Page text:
Saturday, September 19, 2009

I Tremble Yet Rejoice

A portion of a letter by Charles Haddon Spurgeon, written to his parents after getting settled in school at Newmarket. He hadn’t been long converted and was joyous of knowing Christ but struggled spiritually because he didn’t want to bring disgrace on his Saviour. He was not yet 16 years old when he wrote this letter, January 30, 1850.

How sweet is prayer! I would be always engaged in it. How beautiful is the Bible! I never loved it so before; it seems to me as necessary food. I feel that I have not one particle of spiritual life in me but what the Spirit placed there. I feel that I cannot live if He depart; I tremble and fear lest I should grieve Him. I dread lest sloth or pride should overcome me, and I should dishonour the gospel by neglect of prayer, or the Scriptures, or by sinning against God. Truly, that will be a happy place where we shall get rid of sin and this depraved corrupt nature. When I look at the horrible pit and the hole from which I have been digged, I tremble lest I should fall into it, and yet rejoice that I am on the King’s highway.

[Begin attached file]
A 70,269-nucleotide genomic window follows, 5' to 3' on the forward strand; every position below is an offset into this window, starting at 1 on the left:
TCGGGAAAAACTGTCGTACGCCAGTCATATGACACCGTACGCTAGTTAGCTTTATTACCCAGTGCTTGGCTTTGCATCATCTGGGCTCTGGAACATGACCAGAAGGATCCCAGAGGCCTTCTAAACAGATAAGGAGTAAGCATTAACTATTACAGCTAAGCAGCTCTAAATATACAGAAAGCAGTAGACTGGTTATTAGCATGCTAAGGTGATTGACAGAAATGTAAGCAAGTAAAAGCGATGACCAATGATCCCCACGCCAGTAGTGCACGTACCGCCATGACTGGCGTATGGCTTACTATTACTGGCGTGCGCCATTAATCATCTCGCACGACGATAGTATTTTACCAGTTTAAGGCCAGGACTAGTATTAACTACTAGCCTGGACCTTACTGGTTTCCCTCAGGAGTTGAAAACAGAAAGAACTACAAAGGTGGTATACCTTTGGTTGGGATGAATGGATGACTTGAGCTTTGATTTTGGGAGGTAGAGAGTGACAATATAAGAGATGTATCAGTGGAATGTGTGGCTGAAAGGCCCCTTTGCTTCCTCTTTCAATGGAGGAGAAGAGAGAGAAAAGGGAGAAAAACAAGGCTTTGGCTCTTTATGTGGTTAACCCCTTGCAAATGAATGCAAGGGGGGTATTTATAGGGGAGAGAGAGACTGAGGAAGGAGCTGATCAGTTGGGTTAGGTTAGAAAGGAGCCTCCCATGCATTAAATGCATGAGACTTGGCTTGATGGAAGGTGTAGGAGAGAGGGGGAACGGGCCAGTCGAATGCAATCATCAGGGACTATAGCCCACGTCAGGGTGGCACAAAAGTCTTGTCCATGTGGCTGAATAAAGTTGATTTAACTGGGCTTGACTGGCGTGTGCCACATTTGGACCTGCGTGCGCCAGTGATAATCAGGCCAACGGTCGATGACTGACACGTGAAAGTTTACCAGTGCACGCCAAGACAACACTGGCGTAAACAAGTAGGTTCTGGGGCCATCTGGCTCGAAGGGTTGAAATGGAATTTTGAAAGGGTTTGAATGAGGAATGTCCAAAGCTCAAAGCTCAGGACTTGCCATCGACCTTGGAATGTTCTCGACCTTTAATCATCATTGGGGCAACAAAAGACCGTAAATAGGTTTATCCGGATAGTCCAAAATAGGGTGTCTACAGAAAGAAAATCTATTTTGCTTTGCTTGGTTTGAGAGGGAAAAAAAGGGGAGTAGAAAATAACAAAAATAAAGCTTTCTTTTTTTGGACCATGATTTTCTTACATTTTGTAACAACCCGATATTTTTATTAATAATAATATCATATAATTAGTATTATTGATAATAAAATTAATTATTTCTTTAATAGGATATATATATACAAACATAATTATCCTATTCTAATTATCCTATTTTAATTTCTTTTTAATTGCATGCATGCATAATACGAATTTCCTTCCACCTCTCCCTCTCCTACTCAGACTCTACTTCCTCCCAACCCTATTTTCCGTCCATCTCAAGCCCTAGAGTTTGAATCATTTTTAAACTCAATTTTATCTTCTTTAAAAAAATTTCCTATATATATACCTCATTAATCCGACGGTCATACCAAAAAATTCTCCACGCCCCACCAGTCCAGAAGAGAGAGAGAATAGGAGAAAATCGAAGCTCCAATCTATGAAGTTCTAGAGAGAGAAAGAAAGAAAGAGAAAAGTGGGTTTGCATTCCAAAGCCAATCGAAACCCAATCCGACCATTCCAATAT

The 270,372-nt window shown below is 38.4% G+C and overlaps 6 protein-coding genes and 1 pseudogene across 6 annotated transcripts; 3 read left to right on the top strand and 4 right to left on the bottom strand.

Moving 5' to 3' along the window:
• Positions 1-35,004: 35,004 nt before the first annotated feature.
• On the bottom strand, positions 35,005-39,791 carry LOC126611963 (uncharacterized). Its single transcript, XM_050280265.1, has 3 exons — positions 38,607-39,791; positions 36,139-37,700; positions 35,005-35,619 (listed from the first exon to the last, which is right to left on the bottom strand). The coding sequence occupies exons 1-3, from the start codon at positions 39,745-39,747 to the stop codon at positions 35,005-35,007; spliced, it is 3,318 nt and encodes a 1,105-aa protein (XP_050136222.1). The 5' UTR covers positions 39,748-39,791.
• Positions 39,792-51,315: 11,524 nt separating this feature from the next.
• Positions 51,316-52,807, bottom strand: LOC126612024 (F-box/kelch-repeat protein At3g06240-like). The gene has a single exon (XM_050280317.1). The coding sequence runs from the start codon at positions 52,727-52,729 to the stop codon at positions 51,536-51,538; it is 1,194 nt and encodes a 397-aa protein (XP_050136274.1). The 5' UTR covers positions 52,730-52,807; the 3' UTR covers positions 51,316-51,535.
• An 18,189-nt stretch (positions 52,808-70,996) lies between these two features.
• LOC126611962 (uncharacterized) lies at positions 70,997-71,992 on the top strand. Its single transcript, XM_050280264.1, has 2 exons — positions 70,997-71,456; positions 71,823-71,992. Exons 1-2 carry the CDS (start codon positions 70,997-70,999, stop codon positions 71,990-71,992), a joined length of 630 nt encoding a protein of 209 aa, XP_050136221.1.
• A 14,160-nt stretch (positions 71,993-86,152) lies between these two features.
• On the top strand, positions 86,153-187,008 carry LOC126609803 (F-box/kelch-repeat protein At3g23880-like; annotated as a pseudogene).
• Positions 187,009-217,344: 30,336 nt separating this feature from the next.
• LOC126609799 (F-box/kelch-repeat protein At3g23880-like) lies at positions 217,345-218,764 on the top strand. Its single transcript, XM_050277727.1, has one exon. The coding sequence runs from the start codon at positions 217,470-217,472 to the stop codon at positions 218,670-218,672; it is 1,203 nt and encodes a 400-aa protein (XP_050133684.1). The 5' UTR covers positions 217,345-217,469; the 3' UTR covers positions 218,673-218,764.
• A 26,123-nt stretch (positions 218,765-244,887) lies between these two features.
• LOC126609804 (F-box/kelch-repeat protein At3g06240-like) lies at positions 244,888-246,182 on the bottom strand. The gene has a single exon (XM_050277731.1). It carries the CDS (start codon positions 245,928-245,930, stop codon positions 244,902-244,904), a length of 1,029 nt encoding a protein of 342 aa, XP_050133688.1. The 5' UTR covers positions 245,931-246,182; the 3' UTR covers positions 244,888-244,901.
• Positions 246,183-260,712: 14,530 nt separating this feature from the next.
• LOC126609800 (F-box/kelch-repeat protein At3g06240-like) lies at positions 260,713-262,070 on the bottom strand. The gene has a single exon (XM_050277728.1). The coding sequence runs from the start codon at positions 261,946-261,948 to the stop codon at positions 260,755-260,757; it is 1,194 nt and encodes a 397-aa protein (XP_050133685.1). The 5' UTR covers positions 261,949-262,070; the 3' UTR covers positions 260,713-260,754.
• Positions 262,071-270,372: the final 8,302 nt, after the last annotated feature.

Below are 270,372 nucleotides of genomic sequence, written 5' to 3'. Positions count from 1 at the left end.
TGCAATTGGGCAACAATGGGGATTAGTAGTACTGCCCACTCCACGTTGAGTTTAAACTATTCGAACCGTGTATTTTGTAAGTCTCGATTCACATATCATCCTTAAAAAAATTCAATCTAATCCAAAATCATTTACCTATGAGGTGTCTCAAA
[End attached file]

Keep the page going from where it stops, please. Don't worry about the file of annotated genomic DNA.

The Letters of Charles Haddon Spurgeon, collected and collated by his son, Charles Spurgeon, first published in 1923, p. 13, now available electronically by Logos Research Systems, Inc.

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